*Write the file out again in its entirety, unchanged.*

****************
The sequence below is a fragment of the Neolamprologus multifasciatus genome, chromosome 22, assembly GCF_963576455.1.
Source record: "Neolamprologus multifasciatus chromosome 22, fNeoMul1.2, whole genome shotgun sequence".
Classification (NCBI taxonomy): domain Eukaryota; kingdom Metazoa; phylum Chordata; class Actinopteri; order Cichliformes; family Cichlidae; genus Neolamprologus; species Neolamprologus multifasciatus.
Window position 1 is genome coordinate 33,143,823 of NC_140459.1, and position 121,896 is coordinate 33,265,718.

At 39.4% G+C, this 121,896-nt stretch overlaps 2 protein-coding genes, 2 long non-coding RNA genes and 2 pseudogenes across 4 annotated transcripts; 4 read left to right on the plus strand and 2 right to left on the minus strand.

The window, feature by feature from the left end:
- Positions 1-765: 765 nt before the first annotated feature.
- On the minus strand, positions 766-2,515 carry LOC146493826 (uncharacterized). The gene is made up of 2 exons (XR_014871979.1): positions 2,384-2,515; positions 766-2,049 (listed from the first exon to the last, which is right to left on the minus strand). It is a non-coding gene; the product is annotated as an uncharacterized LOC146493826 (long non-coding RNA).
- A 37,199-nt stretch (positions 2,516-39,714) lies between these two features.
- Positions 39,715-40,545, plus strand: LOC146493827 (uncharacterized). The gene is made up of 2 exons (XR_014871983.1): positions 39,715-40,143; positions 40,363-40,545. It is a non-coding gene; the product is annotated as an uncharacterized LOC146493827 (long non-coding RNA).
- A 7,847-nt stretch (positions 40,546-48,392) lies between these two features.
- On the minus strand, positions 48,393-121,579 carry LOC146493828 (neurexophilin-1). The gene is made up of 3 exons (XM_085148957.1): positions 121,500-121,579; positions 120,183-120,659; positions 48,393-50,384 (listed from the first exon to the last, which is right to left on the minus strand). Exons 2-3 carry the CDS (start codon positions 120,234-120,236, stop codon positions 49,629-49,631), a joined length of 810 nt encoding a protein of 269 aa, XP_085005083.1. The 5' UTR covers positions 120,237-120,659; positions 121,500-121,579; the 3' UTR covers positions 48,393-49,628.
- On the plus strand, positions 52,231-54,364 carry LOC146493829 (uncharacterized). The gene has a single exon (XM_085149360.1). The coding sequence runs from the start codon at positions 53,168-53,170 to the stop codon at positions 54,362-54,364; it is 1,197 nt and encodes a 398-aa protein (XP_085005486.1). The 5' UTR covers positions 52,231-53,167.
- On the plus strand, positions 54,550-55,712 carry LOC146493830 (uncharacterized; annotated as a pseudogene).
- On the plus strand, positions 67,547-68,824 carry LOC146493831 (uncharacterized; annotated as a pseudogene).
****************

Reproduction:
The sequence below is a fragment of the Neolamprologus multifasciatus genome, chromosome 22, assembly GCF_963576455.1.
Source record: "Neolamprologus multifasciatus chromosome 22, fNeoMul1.2, whole genome shotgun sequence".
Classification (NCBI taxonomy): domain Eukaryota; kingdom Metazoa; phylum Chordata; class Actinopteri; order Cichliformes; family Cichlidae; genus Neolamprologus; species Neolamprologus multifasciatus.
Window position 1 is genome coordinate 33,143,823 of NC_140459.1, and position 121,896 is coordinate 33,265,718.

At 39.4% G+C, this 121,896-nt stretch overlaps 2 protein-coding genes, 2 long non-coding RNA genes and 2 pseudogenes across 4 annotated transcripts; 4 read left to right on the plus strand and 2 right to left on the minus strand.

The window, feature by feature from the left end:
- Positions 1-765: 765 nt before the first annotated feature.
- On the minus strand, positions 766-2,515 carry LOC146493826 (uncharacterized). The gene is made up of 2 exons (XR_014871979.1): positions 2,384-2,515; positions 766-2,049 (listed from the first exon to the last, which is right to left on the minus strand). It is a non-coding gene; the product is annotated as an uncharacterized LOC146493826 (long non-coding RNA).
- A 37,199-nt stretch (positions 2,516-39,714) lies between these two features.
- Positions 39,715-40,545, plus strand: LOC146493827 (uncharacterized). The gene is made up of 2 exons (XR_014871983.1): positions 39,715-40,143; positions 40,363-40,545. It is a non-coding gene; the product is annotated as an uncharacterized LOC146493827 (long non-coding RNA).
- A 7,847-nt stretch (positions 40,546-48,392) lies between these two features.
- On the minus strand, positions 48,393-121,579 carry LOC146493828 (neurexophilin-1). The gene is made up of 3 exons (XM_085148957.1): positions 121,500-121,579; positions 120,183-120,659; positions 48,393-50,384 (listed from the first exon to the last, which is right to left on the minus strand). Exons 2-3 carry the CDS (start codon positions 120,234-120,236, stop codon positions 49,629-49,631), a joined length of 810 nt encoding a protein of 269 aa, XP_085005083.1. The 5' UTR covers positions 120,237-120,659; positions 121,500-121,579; the 3' UTR covers positions 48,393-49,628.
- On the plus strand, positions 52,231-54,364 carry LOC146493829 (uncharacterized). The gene has a single exon (XM_085149360.1). The coding sequence runs from the start codon at positions 53,168-53,170 to the stop codon at positions 54,362-54,364; it is 1,197 nt and encodes a 398-aa protein (XP_085005486.1). The 5' UTR covers positions 52,231-53,167.
- On the plus strand, positions 54,550-55,712 carry LOC146493830 (uncharacterized; annotated as a pseudogene).
- On the plus strand, positions 67,547-68,824 carry LOC146493831 (uncharacterized; annotated as a pseudogene).